“It was a side of pharmacy that I had never seen before, and I was immediately fascinated by the pharmacist’s role in this challenging environment and the opportunity to serve patients in need,” Ashley said. “This really opened up the world of clinical pharmacy to me, and I have been passionate about it ever since.”

Ashley Lock

During her last year of pharmacy school, Ashley nurtured her interest in clinical pharmacy by serving as president of the Ole Miss chapter of the Student College of Clinical Pharmacy. She won SCCP’s Outstanding Clinical Student Pharmacist Award, as well as the School of Pharmacy’s 2018 Patient Care Award, which is presented to a student who demonstrates superior performance in patient care skills during the experiential component of the Doctor of Pharmacy program.

“I was consistently asked about Ashley by my classmates and teachers, and it made me very proud to call her my sister,” Kelsey said. “Her legacy and the impact she has made on people at the School of Pharmacy inspires me to become a better student and better person, even if it involves stepping out of my comfort zone.

“As a freshman Early Entry student, I saw myself following her footsteps, knowing that if I did what she did, I’d be successful like her.”

And succeed she has. In the 2017-18 school year, Kelsey won the university’s prestigious Taylor Medal for outstanding academic performance and was named to the 2018 class of Who’s Who Among Students in American Colleges and Universities. She also won the School of Pharmacy’s Merck Award for Scholastic Achievement in Pharmacy, which honors the student with the highest GPA during the first semester of the professional program.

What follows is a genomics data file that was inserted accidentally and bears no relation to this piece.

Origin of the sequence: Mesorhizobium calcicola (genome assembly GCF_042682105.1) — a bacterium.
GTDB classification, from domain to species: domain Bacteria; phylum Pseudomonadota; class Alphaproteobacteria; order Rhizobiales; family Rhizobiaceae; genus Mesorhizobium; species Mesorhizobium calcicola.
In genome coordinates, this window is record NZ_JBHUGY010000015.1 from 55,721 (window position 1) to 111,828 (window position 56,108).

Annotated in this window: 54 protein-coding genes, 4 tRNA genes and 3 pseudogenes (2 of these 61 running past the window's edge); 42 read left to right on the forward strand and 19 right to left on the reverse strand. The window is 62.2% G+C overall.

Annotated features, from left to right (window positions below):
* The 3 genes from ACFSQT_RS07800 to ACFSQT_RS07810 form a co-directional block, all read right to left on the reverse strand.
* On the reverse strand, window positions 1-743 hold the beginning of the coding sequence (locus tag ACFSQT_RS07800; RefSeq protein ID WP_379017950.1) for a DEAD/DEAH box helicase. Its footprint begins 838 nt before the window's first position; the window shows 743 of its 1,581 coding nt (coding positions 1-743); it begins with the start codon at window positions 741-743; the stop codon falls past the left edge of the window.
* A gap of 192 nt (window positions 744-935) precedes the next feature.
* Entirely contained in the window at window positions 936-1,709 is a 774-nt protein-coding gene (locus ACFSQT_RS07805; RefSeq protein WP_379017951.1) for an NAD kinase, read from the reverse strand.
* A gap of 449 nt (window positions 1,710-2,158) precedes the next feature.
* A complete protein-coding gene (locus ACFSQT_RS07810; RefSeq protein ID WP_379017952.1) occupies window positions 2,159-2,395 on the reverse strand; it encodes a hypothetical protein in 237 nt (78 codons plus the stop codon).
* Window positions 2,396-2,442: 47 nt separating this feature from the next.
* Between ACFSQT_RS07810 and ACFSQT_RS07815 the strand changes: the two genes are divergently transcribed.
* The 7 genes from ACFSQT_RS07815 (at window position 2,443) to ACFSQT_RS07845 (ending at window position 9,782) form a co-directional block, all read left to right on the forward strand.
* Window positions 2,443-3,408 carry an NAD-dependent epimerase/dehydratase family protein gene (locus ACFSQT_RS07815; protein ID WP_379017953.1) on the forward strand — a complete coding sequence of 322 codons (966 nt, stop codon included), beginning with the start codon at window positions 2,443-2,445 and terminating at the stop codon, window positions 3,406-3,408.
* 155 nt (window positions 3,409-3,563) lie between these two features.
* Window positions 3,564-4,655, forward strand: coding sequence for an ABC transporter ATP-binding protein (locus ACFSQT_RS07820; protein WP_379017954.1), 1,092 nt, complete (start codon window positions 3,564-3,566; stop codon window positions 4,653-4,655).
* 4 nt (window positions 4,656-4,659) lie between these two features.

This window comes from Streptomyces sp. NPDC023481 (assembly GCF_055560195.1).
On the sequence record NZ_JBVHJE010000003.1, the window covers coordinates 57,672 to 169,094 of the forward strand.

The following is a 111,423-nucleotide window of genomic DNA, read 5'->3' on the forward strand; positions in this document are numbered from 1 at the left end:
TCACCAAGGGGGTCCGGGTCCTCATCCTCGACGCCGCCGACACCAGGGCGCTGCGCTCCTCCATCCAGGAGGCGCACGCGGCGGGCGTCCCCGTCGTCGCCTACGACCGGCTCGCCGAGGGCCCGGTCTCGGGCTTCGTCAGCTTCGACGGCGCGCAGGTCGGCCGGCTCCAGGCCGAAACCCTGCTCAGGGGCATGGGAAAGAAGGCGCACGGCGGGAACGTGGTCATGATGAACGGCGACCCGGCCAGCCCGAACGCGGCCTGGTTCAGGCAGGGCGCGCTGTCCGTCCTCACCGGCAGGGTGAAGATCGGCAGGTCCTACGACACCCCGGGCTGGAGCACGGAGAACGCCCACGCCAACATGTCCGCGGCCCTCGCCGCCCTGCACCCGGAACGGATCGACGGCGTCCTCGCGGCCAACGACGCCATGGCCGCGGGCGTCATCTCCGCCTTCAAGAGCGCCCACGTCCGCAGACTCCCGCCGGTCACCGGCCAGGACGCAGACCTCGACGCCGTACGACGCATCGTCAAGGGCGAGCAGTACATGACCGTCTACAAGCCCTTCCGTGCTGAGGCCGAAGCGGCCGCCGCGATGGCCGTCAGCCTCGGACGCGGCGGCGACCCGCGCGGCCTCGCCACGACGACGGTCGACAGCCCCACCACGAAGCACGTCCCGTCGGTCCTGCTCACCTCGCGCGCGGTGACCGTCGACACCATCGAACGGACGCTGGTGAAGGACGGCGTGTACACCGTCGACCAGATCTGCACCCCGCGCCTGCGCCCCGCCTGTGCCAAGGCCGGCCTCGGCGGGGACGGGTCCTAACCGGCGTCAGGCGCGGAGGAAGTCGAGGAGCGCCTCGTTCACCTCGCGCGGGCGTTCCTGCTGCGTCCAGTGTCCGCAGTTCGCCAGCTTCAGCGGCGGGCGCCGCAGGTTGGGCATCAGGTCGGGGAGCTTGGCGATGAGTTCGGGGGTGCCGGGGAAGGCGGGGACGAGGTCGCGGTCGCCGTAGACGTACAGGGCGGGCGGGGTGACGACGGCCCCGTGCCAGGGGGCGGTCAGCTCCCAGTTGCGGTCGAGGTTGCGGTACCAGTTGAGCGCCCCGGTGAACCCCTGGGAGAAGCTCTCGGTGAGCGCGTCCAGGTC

On Saturday, Kelsey will be honored as the 2018 BSPS class marshal, and both sisters will graduate summa cum laude.

While Kelsey has three more years to solidify her plans, it was her experience volunteering at Baptist Memorial Hospital in high school that laid the foundation for her career aspirations, which blend both her parents’ specialties of hospital pharmacy and cardiology, as well as pediatrics.

Dolly Mah, now Dolly Lock, receives her pharmacy degree at the 1987 UM Commencement. Submitted photo

“That experience revealed to me that professions in health care are as rewarding for the ones giving care as they are for the ones receiving care,” Kelsey said. “I walked away satisfied at the end of each day knowing that even the small tasks I completed made a difference in how smoothly patients’ treatment went.”

Over the years, Dolly has seen her daughters’ involvement in pharmacy grow along with their understanding of the impact and possibilities of a pharmacy career.

“I have come to realize just how large the pharmacist’s scope of practice is,” Ashley said. “There are many ways in which pharmacists can impact patient care, and I think each of the different career paths in pharmacy is a testament to that.”

Both sisters say their parents’ work ethic and care for their patients have been the biggest motivators in their decisions to pursue pharmacy.

“What continues to draw me towards a career in pharmacy is that success manifests in our patients’ physical healing,” Kelsey said. “We also have the opportunity to walk on these journeys with our patients and impact their lives beyond just their physical health.”